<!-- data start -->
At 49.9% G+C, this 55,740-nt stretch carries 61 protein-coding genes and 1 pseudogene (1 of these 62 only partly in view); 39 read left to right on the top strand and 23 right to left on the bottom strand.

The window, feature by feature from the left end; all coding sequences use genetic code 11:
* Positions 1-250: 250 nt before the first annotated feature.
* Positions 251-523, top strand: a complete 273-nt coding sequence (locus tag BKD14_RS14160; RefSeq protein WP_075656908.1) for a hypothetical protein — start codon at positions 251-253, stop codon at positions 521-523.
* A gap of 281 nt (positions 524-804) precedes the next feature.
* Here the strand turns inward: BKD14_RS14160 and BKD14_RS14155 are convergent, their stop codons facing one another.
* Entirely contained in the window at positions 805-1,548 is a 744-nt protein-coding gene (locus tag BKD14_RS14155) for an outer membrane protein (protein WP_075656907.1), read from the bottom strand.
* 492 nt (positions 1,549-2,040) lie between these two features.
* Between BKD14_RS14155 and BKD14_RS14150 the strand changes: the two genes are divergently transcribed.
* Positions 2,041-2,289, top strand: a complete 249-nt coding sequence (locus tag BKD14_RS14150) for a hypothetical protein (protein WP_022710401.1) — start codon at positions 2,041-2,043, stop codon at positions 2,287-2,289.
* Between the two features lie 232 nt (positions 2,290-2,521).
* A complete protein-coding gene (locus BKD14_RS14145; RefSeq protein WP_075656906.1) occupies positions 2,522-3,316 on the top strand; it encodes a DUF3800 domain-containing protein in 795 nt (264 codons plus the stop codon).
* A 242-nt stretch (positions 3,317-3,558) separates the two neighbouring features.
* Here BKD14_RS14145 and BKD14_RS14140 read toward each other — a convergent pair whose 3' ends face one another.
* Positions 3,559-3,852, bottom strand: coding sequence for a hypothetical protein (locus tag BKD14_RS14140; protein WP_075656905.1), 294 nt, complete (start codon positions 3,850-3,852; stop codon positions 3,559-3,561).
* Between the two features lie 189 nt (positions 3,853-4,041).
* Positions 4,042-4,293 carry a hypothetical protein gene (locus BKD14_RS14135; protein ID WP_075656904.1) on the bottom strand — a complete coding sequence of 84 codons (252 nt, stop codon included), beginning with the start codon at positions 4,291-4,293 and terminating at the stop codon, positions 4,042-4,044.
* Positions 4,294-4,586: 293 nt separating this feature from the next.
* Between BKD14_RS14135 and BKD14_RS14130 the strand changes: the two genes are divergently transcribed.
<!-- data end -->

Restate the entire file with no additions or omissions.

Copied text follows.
At 49.9% G+C, this 55,740-nt stretch carries 61 protein-coding genes and 1 pseudogene (1 of these 62 only partly in view); 39 read left to right on the top strand and 23 right to left on the bottom strand.

The window, feature by feature from the left end; all coding sequences use genetic code 11:
* Positions 1-250: 250 nt before the first annotated feature.
* Positions 251-523, top strand: a complete 273-nt coding sequence (locus tag BKD14_RS14160; RefSeq protein WP_075656908.1) for a hypothetical protein — start codon at positions 251-253, stop codon at positions 521-523.
* A gap of 281 nt (positions 524-804) precedes the next feature.
* Here the strand turns inward: BKD14_RS14160 and BKD14_RS14155 are convergent, their stop codons facing one another.
* Entirely contained in the window at positions 805-1,548 is a 744-nt protein-coding gene (locus tag BKD14_RS14155) for an outer membrane protein (protein WP_075656907.1), read from the bottom strand.
* 492 nt (positions 1,549-2,040) lie between these two features.
* Between BKD14_RS14155 and BKD14_RS14150 the strand changes: the two genes are divergently transcribed.
* Positions 2,041-2,289, top strand: a complete 249-nt coding sequence (locus tag BKD14_RS14150) for a hypothetical protein (protein WP_022710401.1) — start codon at positions 2,041-2,043, stop codon at positions 2,287-2,289.
* Between the two features lie 232 nt (positions 2,290-2,521).
* A complete protein-coding gene (locus BKD14_RS14145; RefSeq protein WP_075656906.1) occupies positions 2,522-3,316 on the top strand; it encodes a DUF3800 domain-containing protein in 795 nt (264 codons plus the stop codon).
* A 242-nt stretch (positions 3,317-3,558) separates the two neighbouring features.
* Here BKD14_RS14145 and BKD14_RS14140 read toward each other — a convergent pair whose 3' ends face one another.
* Positions 3,559-3,852, bottom strand: coding sequence for a hypothetical protein (locus tag BKD14_RS14140; protein WP_075656905.1), 294 nt, complete (start codon positions 3,850-3,852; stop codon positions 3,559-3,561).
* Between the two features lie 189 nt (positions 3,853-4,041).
* Positions 4,042-4,293 carry a hypothetical protein gene (locus BKD14_RS14135; protein ID WP_075656904.1) on the bottom strand — a complete coding sequence of 84 codons (252 nt, stop codon included), beginning with the start codon at positions 4,291-4,293 and terminating at the stop codon, positions 4,042-4,044.
* Positions 4,294-4,586: 293 nt separating this feature from the next.
* Between BKD14_RS14135 and BKD14_RS14130 the strand changes: the two genes are divergently transcribed.